Business is all about managing risk and taking opportunities. However, this is normally approached in an informal way which leads to highly unpredictable results. Let’s look a number of common roles in business and how these can be improved by techniques within the ABCD risk management process.
Typical situation – Sales executives are given a sales target based on a percentage increase from last year, irrespective of the economic climate. Sales are tracked, retrospectively, month by month and multiplied by 12 to see if target is likely to be met. At the end of the year, the optimism is shown for what it is with the targets being missed by a significant margin.
Using risk management – Quality Based Costing (QBC) can be used to reflect the true feelings of the Sales Executives in each target (i.e. “Brick”). Monte Carlo analysis then gives a predicted percentage chance of meeting the end of year target that truly reflects the chances of success. Moreover, the driving assumptions are laid bare to show where the sales executives need help to manage risks and take opportunities to deliver the upper end of the target. The inevitable result is that targets are more likely to be met or exceeded and bonuses are bigger.
Typical situation – The PM inherits a “successful bid” that gives her insufficient budget to deliver ambitious objectives in virtually impossible timescales. The PM prepares a plan that meets the constraints but doesn’t really believe that it is achievable. The project progresses until key milestones start to be missed and eventually a “big problem” results in down-scoping of the project to meet the timescales or additional budget being added or substantial delays being agreed in order to meet original objectives.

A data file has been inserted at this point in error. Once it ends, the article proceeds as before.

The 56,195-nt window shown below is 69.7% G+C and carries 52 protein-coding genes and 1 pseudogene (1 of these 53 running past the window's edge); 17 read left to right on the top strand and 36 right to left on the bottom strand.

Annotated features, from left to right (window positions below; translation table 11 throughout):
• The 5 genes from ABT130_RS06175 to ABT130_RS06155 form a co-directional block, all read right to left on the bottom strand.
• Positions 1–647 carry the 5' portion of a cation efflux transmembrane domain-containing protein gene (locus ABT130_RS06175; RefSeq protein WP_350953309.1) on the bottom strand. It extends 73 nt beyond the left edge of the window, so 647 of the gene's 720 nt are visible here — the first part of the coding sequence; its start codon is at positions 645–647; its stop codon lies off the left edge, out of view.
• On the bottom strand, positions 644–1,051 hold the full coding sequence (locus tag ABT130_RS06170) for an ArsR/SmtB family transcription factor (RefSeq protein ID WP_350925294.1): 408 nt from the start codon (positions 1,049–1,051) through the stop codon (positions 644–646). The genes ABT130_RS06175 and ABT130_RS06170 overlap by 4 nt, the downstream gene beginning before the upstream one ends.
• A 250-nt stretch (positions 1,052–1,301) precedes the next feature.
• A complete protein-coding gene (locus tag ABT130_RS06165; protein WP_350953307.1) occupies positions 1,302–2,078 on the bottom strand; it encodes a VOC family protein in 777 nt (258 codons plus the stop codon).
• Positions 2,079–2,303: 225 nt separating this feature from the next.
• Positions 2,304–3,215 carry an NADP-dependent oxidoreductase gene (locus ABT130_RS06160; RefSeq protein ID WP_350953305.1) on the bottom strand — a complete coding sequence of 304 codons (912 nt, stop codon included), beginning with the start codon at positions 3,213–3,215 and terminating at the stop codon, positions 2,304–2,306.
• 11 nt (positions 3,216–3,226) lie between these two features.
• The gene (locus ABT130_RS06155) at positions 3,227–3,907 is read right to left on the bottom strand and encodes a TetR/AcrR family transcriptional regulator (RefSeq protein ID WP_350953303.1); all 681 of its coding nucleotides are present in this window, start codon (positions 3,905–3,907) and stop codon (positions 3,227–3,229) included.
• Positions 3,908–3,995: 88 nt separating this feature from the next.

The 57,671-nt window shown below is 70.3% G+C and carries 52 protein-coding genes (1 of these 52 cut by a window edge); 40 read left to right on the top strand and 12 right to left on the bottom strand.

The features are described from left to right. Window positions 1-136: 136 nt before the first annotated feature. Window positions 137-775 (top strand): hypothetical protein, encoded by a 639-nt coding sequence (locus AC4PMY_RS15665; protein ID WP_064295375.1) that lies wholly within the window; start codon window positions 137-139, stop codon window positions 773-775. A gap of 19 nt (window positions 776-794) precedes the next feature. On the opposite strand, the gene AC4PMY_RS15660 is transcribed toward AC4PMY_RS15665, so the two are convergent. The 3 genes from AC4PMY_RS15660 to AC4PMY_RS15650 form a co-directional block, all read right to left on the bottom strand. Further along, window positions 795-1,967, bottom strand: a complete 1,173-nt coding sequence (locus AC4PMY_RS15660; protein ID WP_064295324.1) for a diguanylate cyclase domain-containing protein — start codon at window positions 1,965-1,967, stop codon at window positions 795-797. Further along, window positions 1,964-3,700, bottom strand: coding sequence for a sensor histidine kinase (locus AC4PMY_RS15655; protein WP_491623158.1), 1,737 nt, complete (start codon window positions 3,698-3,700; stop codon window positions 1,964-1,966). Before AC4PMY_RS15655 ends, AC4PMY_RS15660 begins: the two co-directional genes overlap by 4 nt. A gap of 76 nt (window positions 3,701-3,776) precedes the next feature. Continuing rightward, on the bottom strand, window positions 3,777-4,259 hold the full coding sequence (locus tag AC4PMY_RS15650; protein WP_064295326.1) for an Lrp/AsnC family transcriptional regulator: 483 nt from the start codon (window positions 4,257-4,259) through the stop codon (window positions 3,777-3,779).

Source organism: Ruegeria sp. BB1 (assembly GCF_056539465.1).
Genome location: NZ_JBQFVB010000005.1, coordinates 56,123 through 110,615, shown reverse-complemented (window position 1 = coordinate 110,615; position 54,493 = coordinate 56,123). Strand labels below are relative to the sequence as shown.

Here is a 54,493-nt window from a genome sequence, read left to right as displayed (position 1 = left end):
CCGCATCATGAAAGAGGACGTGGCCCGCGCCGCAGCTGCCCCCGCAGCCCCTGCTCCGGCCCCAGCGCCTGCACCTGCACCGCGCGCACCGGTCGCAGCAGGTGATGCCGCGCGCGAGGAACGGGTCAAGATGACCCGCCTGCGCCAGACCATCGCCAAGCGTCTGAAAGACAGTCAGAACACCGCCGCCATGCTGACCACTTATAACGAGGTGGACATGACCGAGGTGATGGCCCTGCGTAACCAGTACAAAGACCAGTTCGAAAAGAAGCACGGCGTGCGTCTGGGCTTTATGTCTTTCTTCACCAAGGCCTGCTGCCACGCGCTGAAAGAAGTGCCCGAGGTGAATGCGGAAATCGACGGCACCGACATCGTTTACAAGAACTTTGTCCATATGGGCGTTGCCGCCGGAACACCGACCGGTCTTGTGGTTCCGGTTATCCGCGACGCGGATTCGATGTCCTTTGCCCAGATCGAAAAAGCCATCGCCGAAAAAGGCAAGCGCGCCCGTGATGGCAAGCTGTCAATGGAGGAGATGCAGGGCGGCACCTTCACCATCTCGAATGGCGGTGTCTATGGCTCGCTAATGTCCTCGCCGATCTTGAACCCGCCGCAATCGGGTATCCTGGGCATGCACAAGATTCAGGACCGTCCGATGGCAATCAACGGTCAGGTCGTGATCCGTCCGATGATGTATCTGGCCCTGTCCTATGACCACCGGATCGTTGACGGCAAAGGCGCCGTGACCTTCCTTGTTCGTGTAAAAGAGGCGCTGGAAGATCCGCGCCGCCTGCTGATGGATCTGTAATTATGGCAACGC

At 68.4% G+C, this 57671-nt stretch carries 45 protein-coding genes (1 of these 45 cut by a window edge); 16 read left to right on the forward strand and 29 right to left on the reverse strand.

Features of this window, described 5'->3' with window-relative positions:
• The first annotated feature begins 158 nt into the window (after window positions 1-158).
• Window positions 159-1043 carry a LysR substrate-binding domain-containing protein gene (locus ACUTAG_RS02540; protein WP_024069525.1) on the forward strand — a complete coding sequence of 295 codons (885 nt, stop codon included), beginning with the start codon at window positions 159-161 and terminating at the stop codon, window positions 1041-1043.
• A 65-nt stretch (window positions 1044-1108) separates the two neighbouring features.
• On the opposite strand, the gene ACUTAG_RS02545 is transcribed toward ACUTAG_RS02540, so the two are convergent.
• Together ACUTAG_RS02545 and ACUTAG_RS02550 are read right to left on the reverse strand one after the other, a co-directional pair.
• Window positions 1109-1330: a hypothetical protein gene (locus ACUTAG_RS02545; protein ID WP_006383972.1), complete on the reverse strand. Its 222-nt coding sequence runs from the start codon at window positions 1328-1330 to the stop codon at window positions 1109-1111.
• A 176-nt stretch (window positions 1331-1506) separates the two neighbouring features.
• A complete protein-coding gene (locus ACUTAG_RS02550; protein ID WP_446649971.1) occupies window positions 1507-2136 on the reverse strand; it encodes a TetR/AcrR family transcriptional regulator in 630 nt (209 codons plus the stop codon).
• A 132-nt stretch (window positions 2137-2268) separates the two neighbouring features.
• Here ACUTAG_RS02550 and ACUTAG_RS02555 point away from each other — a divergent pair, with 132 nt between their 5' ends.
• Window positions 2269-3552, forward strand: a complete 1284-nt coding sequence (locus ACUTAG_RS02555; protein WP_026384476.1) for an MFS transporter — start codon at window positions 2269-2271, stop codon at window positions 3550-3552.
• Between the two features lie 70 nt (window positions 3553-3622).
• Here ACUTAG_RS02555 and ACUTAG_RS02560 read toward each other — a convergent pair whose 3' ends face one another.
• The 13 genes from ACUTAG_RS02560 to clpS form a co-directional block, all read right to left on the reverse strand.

Using risk management – The PM carries out an Assumption Analysis on the plans and identifies and communicates all assumptions that are at risk. This starts to manage expectations early but also gives stakeholders the maximum amount of time to proactively manage the risks so that the original objectives/budget/timescales can be met (assuming that they are achievable). Using QBC to undertake cost and timescale risk assessments will quantify the chances of success and show a “road map”, in the form of the assumptions that need to be managed to achieve the objectives. The result is that PMs deliver to their targets and impossible projects are stopped early.
Typical situation – The Operations Manager is running ongoing processes that are perceived to be “low risk” i.e. they rarely go wrong, but “high risk” i.e. very high impact, if they do go wrong. In reality they are low probability but high impact – not so much a “Black Swan” but more a black chick! Inevitably, ongoing operational processes depend upon the experience of the team to do risk management in an intuitive way, with little or no formal process. Therefore, when something goes wrong, it tends to be down to the failure of individuals to alert senior management of the danger and very often costs the Operations Manager their job.
Using risk management – The combined knowledge of the operational team are captured in the form of a set of operational assumptions i.e. what are the key things that need to happen in order for the operations to run smoothly. These are built into a “scorecard” that is rated regularly by all key personnel and therefore all concerns are flagged as early as possible and preventative maintenance is undertaken so that time between failures increases. The result is that the Operations Manager can point to the improved performance at their next pay review.
Typical situation – The organisational strategy is not captured or communicated. At best, it is poorly expressed and interpreted very differently by each Board member and senior management. This leads to leadership pulling in different directions creating risk which is not even realised until it’s too late and some major (i.e. strategic) catastrophe hits the organisation.
Using risk management – The strategy is captured in a specific and measurable way and then decomposed down into its constituent assumptions. These strategic assumptions are then rated by the senior stakeholder group and the patterns are examined for risk due to concurrence or lack of consensus. Major strategic risks are identified and captured by this approach, impossible strategies are revised and, at the very least, the Board and senior management get “on the same page”.
The bottom-line with most business roles is that for a very small investment in effective, formal risk management, the benefits will be significant in terms of measurable, improved personal performance and therefore can contribute directly to your career advancement.